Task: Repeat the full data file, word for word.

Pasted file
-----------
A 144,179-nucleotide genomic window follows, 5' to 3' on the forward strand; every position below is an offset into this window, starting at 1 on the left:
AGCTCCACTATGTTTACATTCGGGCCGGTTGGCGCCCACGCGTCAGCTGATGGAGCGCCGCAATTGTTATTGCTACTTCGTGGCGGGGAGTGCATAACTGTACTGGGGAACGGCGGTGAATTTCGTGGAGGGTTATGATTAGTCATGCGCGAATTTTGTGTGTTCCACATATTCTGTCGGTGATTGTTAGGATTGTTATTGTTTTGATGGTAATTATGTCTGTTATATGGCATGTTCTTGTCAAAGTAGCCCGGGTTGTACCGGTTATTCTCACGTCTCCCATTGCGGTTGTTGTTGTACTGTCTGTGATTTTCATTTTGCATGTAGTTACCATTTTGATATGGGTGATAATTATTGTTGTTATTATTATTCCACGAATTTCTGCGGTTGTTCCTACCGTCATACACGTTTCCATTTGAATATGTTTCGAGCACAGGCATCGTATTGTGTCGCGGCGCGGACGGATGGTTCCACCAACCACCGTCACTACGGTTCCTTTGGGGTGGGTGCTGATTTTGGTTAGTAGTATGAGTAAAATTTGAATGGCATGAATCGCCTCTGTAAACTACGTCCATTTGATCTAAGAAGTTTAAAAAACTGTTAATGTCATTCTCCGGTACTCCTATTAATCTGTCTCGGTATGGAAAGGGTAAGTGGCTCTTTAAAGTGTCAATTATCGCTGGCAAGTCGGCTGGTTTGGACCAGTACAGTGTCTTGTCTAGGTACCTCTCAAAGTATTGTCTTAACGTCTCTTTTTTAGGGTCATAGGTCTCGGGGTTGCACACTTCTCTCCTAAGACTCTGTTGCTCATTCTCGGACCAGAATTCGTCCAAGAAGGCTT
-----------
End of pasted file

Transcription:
A 144,179-nucleotide genomic window follows, 5' to 3' on the forward strand; every position below is an offset into this window, starting at 1 on the left:
AGCTCCACTATGTTTACATTCGGGCCGGTTGGCGCCCACGCGTCAGCTGATGGAGCGCCGCAATTGTTATTGCTACTTCGTGGCGGGGAGTGCATAACTGTACTGGGGAACGGCGGTGAATTTCGTGGAGGGTTATGATTAGTCATGCGCGAATTTTGTGTGTTCCACATATTCTGTCGGTGATTGTTAGGATTGTTATTGTTTTGATGGTAATTATGTCTGTTATATGGCATGTTCTTGTCAAAGTAGCCCGGGTTGTACCGGTTATTCTCACGTCTCCCATTGCGGTTGTTGTTGTACTGTCTGTGATTTTCATTTTGCATGTAGTTACCATTTTGATATGGGTGATAATTATTGTTGTTATTATTATTCCACGAATTTCTGCGGTTGTTCCTACCGTCATACACGTTTCCATTTGAATATGTTTCGAGCACAGGCATCGTATTGTGTCGCGGCGCGGACGGATGGTTCCACCAACCACCGTCACTACGGTTCCTTTGGGGTGGGTGCTGATTTTGGTTAGTAGTATGAGTAAAATTTGAATGGCATGAATCGCCTCTGTAAACTACGTCCATTTGATCTAAGAAGTTTAAAAAACTGTTAATGTCATTCTCCGGTACTCCTATTAATCTGTCTCGGTATGGAAAGGGTAAGTGGCTCTTTAAAGTGTCAATTATCGCTGGCAAGTCGGCTGGTTTGGACCAGTACAGTGTCTTGTCTAGGTACCTCTCAAAGTATTGTCTTAACGTCTCTTTTTTAGGGTCATAGGTCTCGGGGTTGCACACTTCTCTCCTAAGACTCTGTTGCTCATTCTCGGACCAGAATTCGTCCAAGAAGGCTT